I don’t really know, though. I’ve seen photos and heard many stories, but I’ve never seen Ashia. In 1974, an Athens-backed coup overthrew Cyprus’ elected government and installed a dictator, in an attempt by Greece to annex the island. Days later the Turkish military invaded, entering from the northern part of the island closest to Turkey and moving through the country in a staged sweep, forcing Greek-Cypriot villagers from their homes.
The Turkish forces, according to the stories told by my family – illustrated by scrapbooks of newspaper clippings they keep to document the horror of the invasion – entered Ashia from the direction of Nicosia, moving through fields to destroy crops and any buildings in their way. Men were arrested and held hostage at a war camp on the outskirts of Nicosia, and anyone who fought back was killed or disappeared – eighty-three have never been found. Women and children were kept in a separate prisoner of war camp on the outskirts of Ashia. Only those on the eastern side of the village managed to escape, fleeing to the south of Cyprus. Their homes were pillaged and looted, and their land was distributed to Turkish-Cypriots and Turkish immigrants.
Ever since, Cyprus has been divided in two with a buffer zone known as the Green Line, a UN-controlled no man’s land that runs east-west across the country, not stopping even for the capital Nicosia. Until travel restrictions eased in 2003, Greek Cypriots were not able to enter the northern half of the island. Ashia today is a Turkish army base, enclosed in barbed wire.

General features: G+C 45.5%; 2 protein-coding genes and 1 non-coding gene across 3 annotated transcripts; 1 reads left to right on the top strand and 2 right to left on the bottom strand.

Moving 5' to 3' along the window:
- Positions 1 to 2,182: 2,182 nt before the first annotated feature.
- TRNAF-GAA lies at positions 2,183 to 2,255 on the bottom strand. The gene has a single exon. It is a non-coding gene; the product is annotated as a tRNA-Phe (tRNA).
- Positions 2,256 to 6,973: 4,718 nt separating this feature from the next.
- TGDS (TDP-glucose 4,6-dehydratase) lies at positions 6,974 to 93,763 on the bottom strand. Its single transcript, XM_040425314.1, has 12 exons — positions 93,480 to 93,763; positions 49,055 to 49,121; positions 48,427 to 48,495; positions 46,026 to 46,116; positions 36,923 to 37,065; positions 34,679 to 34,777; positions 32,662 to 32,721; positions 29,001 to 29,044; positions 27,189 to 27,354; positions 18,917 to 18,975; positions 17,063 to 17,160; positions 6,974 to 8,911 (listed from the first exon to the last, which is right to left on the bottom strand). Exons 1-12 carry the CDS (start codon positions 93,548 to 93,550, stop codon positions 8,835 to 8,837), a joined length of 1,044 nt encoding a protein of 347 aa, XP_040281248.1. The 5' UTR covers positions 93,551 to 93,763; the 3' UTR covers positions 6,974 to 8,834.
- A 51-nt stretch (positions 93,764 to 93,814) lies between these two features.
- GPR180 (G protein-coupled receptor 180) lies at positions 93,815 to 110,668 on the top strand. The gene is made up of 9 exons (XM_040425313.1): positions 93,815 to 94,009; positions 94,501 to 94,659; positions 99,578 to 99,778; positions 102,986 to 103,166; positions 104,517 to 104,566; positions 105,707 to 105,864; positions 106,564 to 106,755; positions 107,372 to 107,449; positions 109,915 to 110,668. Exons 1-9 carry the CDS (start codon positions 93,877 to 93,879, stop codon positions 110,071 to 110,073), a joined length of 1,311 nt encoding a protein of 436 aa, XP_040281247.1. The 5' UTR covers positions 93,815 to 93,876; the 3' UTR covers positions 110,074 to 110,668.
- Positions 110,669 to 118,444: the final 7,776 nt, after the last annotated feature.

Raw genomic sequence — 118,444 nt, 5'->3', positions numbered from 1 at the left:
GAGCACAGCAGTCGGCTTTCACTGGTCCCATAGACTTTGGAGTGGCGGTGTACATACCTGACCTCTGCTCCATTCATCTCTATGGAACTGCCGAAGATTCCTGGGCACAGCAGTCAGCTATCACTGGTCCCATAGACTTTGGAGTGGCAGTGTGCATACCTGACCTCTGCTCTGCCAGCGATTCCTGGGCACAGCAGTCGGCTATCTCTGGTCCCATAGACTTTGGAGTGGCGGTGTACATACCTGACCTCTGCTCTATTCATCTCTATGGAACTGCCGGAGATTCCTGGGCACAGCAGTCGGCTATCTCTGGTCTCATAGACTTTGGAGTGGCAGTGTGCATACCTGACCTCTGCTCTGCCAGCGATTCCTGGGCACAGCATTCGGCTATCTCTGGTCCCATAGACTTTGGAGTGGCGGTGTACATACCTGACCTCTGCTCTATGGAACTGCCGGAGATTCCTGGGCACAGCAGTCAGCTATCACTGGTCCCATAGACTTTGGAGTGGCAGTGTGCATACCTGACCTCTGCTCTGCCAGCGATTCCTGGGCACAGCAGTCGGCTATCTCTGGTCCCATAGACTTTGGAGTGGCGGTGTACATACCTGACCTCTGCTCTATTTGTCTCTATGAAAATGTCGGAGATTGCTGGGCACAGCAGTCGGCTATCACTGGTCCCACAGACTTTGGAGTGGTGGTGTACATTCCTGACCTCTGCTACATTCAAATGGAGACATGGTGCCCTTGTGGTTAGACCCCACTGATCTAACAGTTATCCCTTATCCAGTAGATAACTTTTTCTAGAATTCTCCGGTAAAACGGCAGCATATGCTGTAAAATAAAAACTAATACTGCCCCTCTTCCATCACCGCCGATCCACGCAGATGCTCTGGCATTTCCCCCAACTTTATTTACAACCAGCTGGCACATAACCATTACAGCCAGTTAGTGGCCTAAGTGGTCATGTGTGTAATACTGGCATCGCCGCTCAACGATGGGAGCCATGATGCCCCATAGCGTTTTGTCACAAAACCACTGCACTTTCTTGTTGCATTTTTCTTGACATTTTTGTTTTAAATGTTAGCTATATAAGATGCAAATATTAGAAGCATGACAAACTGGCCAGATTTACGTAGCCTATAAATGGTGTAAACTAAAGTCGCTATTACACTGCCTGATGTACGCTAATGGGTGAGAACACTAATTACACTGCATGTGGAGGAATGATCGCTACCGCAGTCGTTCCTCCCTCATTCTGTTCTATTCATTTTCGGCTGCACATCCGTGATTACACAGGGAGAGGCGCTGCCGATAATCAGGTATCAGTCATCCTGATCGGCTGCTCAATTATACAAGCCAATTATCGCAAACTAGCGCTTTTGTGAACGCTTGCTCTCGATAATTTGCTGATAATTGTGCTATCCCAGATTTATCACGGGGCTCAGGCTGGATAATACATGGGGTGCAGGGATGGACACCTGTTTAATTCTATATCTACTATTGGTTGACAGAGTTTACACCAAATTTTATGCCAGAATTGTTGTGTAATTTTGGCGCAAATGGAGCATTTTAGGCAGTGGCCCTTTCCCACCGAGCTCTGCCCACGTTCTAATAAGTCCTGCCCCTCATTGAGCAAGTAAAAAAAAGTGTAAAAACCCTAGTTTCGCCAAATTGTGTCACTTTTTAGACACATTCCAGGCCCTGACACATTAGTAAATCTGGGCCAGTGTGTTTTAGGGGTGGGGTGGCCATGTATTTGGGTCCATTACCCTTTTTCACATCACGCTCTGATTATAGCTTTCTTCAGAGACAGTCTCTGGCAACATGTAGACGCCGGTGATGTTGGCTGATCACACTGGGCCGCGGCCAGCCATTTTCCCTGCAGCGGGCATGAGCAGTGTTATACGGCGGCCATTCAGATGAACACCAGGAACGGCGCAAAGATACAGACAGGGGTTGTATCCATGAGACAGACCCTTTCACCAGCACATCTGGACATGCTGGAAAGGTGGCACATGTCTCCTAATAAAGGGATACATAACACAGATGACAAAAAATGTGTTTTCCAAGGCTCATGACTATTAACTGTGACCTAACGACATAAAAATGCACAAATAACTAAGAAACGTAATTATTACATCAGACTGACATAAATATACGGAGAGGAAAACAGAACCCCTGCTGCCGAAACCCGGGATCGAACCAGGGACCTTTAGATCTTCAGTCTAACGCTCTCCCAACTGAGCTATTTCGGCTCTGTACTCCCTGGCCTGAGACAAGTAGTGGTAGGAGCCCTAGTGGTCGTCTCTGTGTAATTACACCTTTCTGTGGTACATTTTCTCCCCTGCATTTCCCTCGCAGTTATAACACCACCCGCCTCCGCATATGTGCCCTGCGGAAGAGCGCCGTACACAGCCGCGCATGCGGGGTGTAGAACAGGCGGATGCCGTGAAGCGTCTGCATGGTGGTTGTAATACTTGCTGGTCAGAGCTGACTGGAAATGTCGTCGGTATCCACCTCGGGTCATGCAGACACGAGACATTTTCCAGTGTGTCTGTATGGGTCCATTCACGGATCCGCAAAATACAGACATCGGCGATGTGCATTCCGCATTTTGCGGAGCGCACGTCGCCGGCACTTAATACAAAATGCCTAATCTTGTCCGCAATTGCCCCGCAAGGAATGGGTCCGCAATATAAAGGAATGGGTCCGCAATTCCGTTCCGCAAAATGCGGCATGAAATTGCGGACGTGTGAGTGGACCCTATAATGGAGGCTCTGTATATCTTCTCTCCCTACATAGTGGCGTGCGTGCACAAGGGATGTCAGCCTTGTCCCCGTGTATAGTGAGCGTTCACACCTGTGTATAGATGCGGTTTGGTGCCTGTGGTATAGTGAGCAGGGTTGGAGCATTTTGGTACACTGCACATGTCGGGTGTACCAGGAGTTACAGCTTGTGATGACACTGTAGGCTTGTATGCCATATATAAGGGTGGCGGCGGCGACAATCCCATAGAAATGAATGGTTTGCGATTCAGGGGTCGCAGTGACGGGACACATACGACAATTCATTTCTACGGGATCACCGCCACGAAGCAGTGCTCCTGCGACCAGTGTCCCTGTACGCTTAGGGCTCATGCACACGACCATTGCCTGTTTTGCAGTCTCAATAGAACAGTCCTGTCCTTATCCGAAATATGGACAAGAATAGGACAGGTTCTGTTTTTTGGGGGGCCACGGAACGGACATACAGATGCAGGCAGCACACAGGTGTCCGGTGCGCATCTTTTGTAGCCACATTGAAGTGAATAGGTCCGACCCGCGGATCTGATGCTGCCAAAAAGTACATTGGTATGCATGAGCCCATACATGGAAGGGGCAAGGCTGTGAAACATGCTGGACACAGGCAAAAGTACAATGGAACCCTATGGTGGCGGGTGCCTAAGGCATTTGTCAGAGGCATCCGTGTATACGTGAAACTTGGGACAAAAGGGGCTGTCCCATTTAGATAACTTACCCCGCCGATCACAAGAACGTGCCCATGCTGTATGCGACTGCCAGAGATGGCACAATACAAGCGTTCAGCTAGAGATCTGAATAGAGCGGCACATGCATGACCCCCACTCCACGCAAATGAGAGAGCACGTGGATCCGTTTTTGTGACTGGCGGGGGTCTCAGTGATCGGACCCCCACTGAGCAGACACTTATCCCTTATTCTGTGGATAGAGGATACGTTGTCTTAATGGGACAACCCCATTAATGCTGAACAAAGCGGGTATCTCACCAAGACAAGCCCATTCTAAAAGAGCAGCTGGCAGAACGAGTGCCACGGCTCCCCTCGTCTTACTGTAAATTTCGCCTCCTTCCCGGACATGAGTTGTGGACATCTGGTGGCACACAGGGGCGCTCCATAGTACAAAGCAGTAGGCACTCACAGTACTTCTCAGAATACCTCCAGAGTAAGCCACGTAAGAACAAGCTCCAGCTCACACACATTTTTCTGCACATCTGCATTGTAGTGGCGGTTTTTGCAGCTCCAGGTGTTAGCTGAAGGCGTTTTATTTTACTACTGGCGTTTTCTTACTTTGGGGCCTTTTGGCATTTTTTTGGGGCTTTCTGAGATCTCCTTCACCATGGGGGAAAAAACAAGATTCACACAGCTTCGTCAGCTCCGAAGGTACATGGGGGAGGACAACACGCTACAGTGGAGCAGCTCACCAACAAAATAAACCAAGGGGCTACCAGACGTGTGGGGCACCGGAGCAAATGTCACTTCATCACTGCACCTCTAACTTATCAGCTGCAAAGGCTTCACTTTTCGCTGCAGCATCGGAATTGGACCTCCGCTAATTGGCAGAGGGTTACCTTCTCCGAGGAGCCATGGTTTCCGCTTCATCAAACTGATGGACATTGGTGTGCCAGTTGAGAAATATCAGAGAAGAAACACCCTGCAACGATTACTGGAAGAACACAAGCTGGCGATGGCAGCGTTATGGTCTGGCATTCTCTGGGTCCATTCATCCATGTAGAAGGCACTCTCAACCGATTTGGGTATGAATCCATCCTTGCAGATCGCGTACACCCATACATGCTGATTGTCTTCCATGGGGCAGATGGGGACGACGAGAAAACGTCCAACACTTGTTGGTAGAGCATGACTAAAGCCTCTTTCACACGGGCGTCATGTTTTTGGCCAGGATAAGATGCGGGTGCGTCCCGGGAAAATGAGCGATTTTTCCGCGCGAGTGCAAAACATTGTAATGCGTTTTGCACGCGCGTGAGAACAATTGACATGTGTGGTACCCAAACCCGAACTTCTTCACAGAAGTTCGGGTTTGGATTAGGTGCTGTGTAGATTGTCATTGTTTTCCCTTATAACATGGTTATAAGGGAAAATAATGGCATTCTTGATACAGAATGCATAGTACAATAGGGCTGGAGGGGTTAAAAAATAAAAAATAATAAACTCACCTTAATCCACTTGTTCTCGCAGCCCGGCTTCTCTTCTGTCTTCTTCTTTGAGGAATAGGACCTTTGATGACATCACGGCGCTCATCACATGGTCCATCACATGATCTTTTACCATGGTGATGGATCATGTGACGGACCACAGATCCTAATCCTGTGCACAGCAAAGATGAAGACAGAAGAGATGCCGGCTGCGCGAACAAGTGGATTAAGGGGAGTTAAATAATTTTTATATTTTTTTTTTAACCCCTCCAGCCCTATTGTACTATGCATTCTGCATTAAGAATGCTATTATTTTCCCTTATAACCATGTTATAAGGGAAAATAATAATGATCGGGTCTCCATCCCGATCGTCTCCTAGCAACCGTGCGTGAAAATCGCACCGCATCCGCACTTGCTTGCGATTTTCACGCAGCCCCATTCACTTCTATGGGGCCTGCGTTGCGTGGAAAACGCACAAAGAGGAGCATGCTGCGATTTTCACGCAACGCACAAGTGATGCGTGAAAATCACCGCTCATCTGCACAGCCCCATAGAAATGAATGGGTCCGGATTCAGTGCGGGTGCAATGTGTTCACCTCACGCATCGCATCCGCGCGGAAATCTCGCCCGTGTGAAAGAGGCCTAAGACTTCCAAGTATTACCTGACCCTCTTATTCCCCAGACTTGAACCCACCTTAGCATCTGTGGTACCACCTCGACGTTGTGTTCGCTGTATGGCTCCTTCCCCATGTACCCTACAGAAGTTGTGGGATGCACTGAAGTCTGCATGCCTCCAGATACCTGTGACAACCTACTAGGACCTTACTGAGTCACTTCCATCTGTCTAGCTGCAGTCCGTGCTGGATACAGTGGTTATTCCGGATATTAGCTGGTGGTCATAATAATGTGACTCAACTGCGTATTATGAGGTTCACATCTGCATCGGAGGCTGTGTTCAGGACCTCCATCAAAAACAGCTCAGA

By the time of the 1974 invasion, Tony was leader of the Cypriot Community of Victoria, a position elected by members to represent the Cypriot community across the state. He quickly formed a coordinating committee to provide support for Cyprus, organising demonstrations to protest the occupation and holding fundraising events to collect relief funds to support the 150,000 internally displaced Greek-Cypriots living in crowded camps across the south, and in small enclaves in the north of the country. Through their efforts they sent AUD$800,000 and fifty tonnes of clothing, frozen food and meat to displaced people in Cyprus.
Tony lobbied the Australian government to take in Greek-Cypriot refugees, promising he would find them homes and work if the government would grant them asylum. By the end of 1975, thirty-eight of Tony’s extended family members and friends arrived in Australia. Tony found room for them in his house in Templestowe, and in the homes of friends and the larger Cypriot community. He created jobs in his factory for many of those men and women to work – most had no English, making finding work elsewhere difficult. Years later, in 1989, Tony was awarded the Order of Australia for his service to the Cypriot community.